>> PRANESH PRAKESH: Okay. On the gender dimension I think rather than focusing ‑‑ one way, if you are focused on accountability and legal action, then sure, some of these problems arise because of anonymity, but if rather the attempt is the focus shifts lightly to empower women journalists, for instance, to ward off abusive messages, to prevent online harms and many of these harms are online harms and don't follow through offline, right, in terms of physical actions at the very least, then the anonymity might not actually be a problem. Then encryption might not be a problem. Because technology can help solve many of these things and different social networks do provide tools embedded within them to take these kinds of actions. So that's something I would highlight.

And the question from India, I didn't quite understand to be frank, but I will note that I am not against encryption by default. So that's not my position. I think it is necessary. We need pervasive encryption because currently what we have is pervasive surveillance and pervasive encryption is the only pragmatic way to ward that off. What I'm ‑‑ so to elaborate what I mean will take more time. I would like to give others time to comment. And if you have time at the end I will.

>> CHRIS MARSDEN: It is worst focusing on the question, these are all parts of the same question, where do you assess the risk and benefit of using encryption versus anonymity versus the danger of bad things or very bad things happening. And I think that ‑‑ so let me set your mind at rest when it comes to Governments. Government security agencies have smart guys. There is no way you can protect yourself from them. They probably don't care about us. Bulk data retention is a little bit over the top. But when it comes to more commercial detection of what you are doing, if it comes to anti‑privacy and other things then I think that's an area where encryption will be very useful. I also wanted to make another point which is that when it comes to using ‑‑ particularly when it comes to using strong encryption, particularly Tor, if you want to use Tor you need a fairly fast Internet connection. Do bear in mind using a strong connection is ‑‑ not only are they a little clunky to use for the most part although obviously privacy by default via https is very helpful, but if you do want to use strong encryption you do need a fast connection.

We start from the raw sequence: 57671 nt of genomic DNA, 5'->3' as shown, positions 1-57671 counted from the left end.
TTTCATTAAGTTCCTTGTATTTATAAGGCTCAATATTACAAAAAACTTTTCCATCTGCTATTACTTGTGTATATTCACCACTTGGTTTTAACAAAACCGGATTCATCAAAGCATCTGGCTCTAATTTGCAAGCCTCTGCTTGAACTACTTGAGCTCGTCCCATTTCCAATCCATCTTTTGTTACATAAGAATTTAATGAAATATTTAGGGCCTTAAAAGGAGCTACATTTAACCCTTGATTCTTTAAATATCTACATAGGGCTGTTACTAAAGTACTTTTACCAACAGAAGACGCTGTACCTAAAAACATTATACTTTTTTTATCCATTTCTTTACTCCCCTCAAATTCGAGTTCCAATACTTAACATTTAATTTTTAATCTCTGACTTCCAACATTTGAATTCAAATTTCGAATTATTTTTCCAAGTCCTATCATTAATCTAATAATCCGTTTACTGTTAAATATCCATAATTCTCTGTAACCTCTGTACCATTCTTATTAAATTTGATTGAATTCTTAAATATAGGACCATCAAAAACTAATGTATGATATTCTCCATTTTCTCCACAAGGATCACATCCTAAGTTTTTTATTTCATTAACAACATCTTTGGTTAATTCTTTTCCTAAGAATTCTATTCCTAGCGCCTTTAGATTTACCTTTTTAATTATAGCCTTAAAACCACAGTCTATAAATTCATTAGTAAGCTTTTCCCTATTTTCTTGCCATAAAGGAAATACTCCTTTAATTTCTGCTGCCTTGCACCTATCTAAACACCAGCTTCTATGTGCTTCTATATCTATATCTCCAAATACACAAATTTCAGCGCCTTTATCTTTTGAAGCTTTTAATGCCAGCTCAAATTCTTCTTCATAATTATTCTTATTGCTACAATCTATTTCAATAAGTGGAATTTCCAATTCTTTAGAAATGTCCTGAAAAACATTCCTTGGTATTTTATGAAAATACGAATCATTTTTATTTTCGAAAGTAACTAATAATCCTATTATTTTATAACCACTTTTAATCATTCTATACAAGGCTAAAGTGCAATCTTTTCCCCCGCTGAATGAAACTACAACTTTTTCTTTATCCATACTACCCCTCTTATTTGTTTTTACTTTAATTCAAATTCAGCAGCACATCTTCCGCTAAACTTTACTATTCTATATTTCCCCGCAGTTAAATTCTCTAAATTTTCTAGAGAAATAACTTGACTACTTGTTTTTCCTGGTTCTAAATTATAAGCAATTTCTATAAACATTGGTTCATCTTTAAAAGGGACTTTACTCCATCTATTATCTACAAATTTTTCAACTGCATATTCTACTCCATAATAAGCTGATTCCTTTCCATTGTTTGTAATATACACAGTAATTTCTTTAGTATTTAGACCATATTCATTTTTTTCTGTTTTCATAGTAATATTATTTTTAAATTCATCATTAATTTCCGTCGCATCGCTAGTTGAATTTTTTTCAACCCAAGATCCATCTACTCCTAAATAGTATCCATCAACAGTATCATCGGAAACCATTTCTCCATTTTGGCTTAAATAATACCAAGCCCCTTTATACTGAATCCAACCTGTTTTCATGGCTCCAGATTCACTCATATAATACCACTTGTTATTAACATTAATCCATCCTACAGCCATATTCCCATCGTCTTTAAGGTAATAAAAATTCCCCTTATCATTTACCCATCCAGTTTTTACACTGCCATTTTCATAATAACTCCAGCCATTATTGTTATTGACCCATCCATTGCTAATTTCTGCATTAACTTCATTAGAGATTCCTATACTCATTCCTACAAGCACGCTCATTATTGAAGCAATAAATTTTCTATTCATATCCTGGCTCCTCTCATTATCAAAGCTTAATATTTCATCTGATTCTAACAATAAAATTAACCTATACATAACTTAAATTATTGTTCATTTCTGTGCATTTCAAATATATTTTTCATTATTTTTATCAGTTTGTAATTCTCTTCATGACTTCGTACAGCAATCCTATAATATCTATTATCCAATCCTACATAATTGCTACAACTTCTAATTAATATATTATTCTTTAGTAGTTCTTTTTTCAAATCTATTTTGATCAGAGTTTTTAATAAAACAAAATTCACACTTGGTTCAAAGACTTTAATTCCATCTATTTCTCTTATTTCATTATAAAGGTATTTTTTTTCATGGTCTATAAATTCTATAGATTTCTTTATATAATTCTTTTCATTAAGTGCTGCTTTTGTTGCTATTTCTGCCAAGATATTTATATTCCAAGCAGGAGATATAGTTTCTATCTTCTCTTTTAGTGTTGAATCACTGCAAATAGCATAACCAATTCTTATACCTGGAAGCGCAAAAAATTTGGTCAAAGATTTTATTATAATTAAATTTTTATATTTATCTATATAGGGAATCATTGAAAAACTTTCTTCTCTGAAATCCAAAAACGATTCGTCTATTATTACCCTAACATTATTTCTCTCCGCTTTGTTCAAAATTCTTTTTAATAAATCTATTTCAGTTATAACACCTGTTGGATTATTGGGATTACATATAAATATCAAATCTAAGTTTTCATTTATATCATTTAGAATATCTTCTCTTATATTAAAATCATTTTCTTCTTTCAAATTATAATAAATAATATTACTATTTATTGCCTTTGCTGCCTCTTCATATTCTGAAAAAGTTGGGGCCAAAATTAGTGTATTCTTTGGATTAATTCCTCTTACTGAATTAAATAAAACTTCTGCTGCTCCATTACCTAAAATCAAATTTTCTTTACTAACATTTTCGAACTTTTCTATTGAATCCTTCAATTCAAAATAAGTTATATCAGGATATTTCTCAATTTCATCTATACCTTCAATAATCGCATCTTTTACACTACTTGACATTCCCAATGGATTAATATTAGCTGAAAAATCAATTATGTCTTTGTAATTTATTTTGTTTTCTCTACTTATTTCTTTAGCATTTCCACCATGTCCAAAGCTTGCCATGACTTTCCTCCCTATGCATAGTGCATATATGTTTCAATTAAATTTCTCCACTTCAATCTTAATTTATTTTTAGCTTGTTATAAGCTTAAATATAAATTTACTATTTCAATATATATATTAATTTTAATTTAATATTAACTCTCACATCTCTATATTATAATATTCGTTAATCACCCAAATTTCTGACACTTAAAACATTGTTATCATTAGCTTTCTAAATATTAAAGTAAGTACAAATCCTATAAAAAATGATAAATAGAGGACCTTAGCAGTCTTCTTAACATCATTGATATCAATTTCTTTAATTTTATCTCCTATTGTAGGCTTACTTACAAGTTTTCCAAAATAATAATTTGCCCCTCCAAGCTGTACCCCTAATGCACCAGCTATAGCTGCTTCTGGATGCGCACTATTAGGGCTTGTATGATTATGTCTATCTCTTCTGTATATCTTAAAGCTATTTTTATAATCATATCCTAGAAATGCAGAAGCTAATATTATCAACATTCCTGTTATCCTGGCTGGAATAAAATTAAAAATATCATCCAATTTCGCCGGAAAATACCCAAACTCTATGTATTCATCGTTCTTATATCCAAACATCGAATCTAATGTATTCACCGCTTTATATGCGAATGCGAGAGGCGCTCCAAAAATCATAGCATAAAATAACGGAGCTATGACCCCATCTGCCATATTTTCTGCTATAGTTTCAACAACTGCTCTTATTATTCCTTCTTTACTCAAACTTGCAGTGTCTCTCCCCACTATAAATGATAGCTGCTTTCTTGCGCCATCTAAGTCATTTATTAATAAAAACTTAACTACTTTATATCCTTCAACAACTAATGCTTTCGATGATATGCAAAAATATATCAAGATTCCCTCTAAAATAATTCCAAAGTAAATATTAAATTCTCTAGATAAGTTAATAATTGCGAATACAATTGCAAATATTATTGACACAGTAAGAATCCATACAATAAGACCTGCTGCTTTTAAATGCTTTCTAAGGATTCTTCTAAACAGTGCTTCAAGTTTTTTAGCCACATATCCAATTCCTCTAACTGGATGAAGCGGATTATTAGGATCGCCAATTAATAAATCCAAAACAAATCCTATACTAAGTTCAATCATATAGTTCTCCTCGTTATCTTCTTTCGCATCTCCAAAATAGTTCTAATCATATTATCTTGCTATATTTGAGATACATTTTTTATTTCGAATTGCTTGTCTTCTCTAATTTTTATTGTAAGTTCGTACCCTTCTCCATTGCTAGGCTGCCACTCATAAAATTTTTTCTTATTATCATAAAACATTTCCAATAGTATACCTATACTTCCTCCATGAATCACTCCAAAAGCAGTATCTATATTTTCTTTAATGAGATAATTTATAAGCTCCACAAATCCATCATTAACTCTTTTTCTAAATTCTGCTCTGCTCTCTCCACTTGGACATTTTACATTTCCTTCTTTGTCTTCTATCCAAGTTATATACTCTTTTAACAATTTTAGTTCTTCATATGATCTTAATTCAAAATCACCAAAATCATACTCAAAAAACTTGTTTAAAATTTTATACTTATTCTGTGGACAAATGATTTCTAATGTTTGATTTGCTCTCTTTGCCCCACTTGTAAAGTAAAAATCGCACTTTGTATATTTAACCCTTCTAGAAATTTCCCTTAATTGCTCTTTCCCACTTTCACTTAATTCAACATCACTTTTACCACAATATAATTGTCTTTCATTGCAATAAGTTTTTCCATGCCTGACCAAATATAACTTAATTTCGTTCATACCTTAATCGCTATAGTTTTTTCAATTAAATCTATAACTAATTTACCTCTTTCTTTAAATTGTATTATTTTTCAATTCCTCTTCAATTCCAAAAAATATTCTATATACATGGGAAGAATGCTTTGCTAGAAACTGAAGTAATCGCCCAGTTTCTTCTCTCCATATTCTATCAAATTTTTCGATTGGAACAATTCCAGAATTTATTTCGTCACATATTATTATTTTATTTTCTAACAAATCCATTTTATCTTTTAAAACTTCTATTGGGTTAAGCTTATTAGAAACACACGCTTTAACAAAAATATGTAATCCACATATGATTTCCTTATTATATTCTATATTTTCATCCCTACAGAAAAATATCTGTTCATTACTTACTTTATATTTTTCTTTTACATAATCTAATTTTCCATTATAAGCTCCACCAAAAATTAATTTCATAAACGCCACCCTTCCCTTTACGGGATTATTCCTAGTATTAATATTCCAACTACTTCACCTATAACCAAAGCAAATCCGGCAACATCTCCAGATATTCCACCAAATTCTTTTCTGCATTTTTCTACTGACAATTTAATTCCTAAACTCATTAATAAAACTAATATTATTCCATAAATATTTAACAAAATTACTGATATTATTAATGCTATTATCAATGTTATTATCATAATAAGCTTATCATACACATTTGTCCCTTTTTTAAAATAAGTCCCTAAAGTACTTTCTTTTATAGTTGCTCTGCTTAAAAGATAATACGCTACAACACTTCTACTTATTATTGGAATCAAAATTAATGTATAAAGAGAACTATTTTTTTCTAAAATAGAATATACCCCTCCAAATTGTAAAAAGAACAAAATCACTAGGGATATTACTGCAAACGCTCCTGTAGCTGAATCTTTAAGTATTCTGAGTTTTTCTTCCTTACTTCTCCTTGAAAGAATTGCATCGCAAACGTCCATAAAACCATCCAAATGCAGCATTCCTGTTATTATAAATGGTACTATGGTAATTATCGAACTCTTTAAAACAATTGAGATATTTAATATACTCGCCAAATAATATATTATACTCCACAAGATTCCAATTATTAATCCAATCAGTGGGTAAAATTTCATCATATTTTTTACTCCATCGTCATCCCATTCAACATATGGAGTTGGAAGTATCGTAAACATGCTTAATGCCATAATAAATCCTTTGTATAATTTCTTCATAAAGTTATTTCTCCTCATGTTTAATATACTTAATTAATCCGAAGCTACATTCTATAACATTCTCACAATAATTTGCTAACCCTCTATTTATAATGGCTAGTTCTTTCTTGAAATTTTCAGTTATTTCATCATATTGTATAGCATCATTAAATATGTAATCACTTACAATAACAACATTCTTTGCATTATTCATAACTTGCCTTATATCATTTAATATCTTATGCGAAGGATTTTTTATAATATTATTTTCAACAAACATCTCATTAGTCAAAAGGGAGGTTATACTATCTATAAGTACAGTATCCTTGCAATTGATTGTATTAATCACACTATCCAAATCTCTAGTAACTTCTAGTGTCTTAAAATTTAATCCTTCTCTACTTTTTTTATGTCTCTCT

One of the problems that happened in Iran at the time of the 2009 protest and election the Government simply slowed down the Internet for the Iranian population because they couldn't be connected at the same time. I am hoping that has improved now and hopefully the other end of the panel has some thoughts on that.

>> DAVID KAYE: Two things. So one, Courtney, in response to your question and also taking off a little bit from Pranesh's point, I'm attracted to the idea of putting more tools in the hands of users and producers, those who are online to protect themselves. But I don't think either in principle or as a matter of politics that that's going to be the right answer as a matter of legislation. Maybe not a question of it being the right answer but it won't be a sufficient answer. And so there clearly has to be rules. I think actually there are rules in the UK, for example, that are pretty clear with guidance to prosecutors, that ‑‑ so that there is both protection against harassment but also guidance to ensure that protection doesn't veer in to the space of censorship or limiting Freedom of Expression. And I think we have acknowledged that on both sides. One, there needs to be forms of protection against harassment that that kind of protection should be rooted in Human Rights law because it is the default that expression is free, but that the restrictions are subject to again basic rules, that they are embedded in law. That they are necessary and proportionate to achieve legitimate objectives and that basically the burden is on the Government to justify the restrictions. I mean this isn't a very specific answer. But I think these aren't problems that are unsolvable. Harassment in physical space exists and there are tools for that. And we need to be defining them in virtual space and online space as well.